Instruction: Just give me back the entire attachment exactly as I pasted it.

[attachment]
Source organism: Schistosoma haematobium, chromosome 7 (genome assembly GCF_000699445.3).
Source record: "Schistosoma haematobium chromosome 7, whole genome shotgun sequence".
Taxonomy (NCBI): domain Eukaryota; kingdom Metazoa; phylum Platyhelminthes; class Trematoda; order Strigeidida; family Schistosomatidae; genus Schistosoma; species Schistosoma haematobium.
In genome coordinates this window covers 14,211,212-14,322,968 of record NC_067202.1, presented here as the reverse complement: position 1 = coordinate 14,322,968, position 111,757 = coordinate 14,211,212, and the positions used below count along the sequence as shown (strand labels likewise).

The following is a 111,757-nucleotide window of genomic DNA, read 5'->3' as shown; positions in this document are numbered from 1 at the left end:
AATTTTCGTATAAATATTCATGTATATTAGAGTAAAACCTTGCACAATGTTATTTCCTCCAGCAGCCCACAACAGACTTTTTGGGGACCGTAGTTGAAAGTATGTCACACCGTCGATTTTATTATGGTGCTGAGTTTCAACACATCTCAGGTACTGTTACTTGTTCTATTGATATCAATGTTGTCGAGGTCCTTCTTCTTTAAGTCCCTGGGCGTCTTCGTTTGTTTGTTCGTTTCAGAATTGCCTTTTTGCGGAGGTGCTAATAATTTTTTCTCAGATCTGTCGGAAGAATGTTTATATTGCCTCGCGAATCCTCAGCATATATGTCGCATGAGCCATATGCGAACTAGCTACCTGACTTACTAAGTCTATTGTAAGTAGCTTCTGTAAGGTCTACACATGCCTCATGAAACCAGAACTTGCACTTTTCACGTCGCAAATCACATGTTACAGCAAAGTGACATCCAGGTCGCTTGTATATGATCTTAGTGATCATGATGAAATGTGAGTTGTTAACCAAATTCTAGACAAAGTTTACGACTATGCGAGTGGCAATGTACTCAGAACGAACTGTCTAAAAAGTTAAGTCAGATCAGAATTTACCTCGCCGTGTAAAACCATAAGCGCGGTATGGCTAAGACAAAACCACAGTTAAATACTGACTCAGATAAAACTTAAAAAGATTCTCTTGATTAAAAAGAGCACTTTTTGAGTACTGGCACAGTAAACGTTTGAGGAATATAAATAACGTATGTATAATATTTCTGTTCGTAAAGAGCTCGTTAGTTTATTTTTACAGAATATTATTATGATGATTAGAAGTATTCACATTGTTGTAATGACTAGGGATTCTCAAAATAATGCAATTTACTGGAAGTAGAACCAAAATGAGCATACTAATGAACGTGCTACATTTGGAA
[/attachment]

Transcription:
Source organism: Schistosoma haematobium, chromosome 7 (genome assembly GCF_000699445.3).
Source record: "Schistosoma haematobium chromosome 7, whole genome shotgun sequence".
Taxonomy (NCBI): domain Eukaryota; kingdom Metazoa; phylum Platyhelminthes; class Trematoda; order Strigeidida; family Schistosomatidae; genus Schistosoma; species Schistosoma haematobium.
In genome coordinates this window covers 14,211,212-14,322,968 of record NC_067202.1, presented here as the reverse complement: position 1 = coordinate 14,322,968, position 111,757 = coordinate 14,211,212, and the positions used below count along the sequence as shown (strand labels likewise).

The following is a 111,757-nucleotide window of genomic DNA, read 5'->3' as shown; positions in this document are numbered from 1 at the left end:
AATTTTCGTATAAATATTCATGTATATTAGAGTAAAACCTTGCACAATGTTATTTCCTCCAGCAGCCCACAACAGACTTTTTGGGGACCGTAGTTGAAAGTATGTCACACCGTCGATTTTATTATGGTGCTGAGTTTCAACACATCTCAGGTACTGTTACTTGTTCTATTGATATCAATGTTGTCGAGGTCCTTCTTCTTTAAGTCCCTGGGCGTCTTCGTTTGTTTGTTCGTTTCAGAATTGCCTTTTTGCGGAGGTGCTAATAATTTTTTCTCAGATCTGTCGGAAGAATGTTTATATTGCCTCGCGAATCCTCAGCATATATGTCGCATGAGCCATATGCGAACTAGCTACCTGACTTACTAAGTCTATTGTAAGTAGCTTCTGTAAGGTCTACACATGCCTCATGAAACCAGAACTTGCACTTTTCACGTCGCAAATCACATGTTACAGCAAAGTGACATCCAGGTCGCTTGTATATGATCTTAGTGATCATGATGAAATGTGAGTTGTTAACCAAATTCTAGACAAAGTTTACGACTATGCGAGTGGCAATGTACTCAGAACGAACTGTCTAAAAAGTTAAGTCAGATCAGAATTTACCTCGCCGTGTAAAACCATAAGCGCGGTATGGCTAAGACAAAACCACAGTTAAATACTGACTCAGATAAAACTTAAAAAGATTCTCTTGATTAAAAAGAGCACTTTTTGAGTACTGGCACAGTAAACGTTTGAGGAATATAAATAACGTATGTATAATATTTCTGTTCGTAAAGAGCTCGTTAGTTTATTTTTACAGAATATTATTATGATGATTAGAAGTATTCACATTGTTGTAATGACTAGGGATTCTCAAAATAATGCAATTTACTGGAAGTAGAACCAAAATGAGCATACTAATGAACGTGCTACATTTGGAA